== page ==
The roof and HVAC systems of the building have been designed to allow for the future installation of a 145 kW photovoltaic system. This would allow for on-site energy generation and help the building achieve annual net-zero energy consumption. However, due to the limitations on the size of solar generation systems of BC Hydro’s Net Metering Program, the building will not achieve net-zero energy consumption unless the full build-out of photovoltaic cells can be installed. The City continues to actively advocate for changes to the Net Metering Program to meet our energy usage goals. The construction of this project will demonstrate to others that it is possible to construct energy-efficient buildings in an economically sustainable way and that there can in fact be cost savings associated with energy efficiency.
By constructing the building to be Net Zero Energy (NZE) ready, it is estimated that the building will consume 149,507 kWh of energy per year. This is much lower than the estimated 994,071 kWh that would be consumed per year if the building was constructed to the National Energy Code of Canada for Buildings (NECB), 2011. This reduced energy consumption is associated with a $17,941 annual operating cost, as compared to $82,397 in annual operating costs for a building built to NECB 2011 targets; or an estimated annual savings of $64,457. While there is a slight cost premium of $1.3 million, associated with the construction of a Net Zero Energy ready building, the cost savings show clear cost benefits over the NECB 2011 energy target.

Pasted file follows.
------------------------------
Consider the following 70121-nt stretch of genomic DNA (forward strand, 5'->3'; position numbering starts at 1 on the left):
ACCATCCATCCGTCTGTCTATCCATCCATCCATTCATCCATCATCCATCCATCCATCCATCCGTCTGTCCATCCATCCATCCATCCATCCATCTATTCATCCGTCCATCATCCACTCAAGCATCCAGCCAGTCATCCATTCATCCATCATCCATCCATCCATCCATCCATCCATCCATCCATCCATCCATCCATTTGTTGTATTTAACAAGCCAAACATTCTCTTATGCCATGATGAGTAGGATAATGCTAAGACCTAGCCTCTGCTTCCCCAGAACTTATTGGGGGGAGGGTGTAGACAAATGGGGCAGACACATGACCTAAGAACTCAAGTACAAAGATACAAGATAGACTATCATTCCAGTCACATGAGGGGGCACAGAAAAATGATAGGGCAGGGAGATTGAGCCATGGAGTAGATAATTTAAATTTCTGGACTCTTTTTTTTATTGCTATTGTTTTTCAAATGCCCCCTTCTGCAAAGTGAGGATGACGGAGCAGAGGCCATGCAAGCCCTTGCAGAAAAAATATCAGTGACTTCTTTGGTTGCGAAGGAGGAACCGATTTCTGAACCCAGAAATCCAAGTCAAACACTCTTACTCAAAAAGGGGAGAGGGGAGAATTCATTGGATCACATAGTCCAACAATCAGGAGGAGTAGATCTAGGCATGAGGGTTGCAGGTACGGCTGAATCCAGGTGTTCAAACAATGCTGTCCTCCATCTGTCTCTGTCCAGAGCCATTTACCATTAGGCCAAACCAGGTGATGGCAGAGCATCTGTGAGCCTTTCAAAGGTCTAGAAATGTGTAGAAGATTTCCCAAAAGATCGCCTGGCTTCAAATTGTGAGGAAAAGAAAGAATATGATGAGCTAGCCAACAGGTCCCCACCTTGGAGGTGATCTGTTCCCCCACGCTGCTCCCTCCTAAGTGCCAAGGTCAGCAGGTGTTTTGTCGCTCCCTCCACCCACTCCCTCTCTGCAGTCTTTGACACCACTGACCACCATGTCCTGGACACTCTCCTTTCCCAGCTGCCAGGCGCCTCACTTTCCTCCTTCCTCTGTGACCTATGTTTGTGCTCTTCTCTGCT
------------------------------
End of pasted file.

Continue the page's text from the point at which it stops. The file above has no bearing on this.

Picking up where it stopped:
The energy consumption of the current RCMP building will be measured on a per staff and per m2 basis. This will then be compared to the energy consumption of the new building to measure the difference in consumption. The energy consumption, and production if solar panels are able to be installed, of the new RCMP Detachment, will be reviewed regularly to ensure that the set energy usage goals are being met.
Other municipalities are also already considering this concept for their own upgraded RCMP detachment buildings.
Many of the materials that will be used in the proposed detachment building are innovative and previously unused in Fort St. John. Most of the floors and roofs in the new detachment building will be built with BC-sourced Nail Laminated Timber (NTL) Wood Decking. As it has a low embodied energy and will be locally sourced, the use of wood throughout the project will have a low carbon footprint due to reduced emissions from the shipping of materials. Much of the building structure will be prefabricated which will produce less construction waste than typical construction methods.
Mineral wool semi-rigid wall insulation is being used due to its environmentally friendly, fire-resistant properties, and moisture-resistant properties. Extruded polystyrene foam insulation is being used to reduce energy loss from the building and thus reduce the amount of energy required to maintain the internal building temperature. Fibreglass triple glazed windows are being used to lower heat gain/loss from the building and fibreglass cladding clips will reduce thermal bridging to improve the thermal resistance of the exterior wall. Sunshades are proposed to supplement window insulation and contribute to aesthetics, sustainable design, and occupant comfort.
The use of these new materials will allow the proposed detachment building to be an example for local contractors, developers, and elected officials. It will allow the City to provide educational opportunities on energy-efficient building practices and how to implement them in northern BC.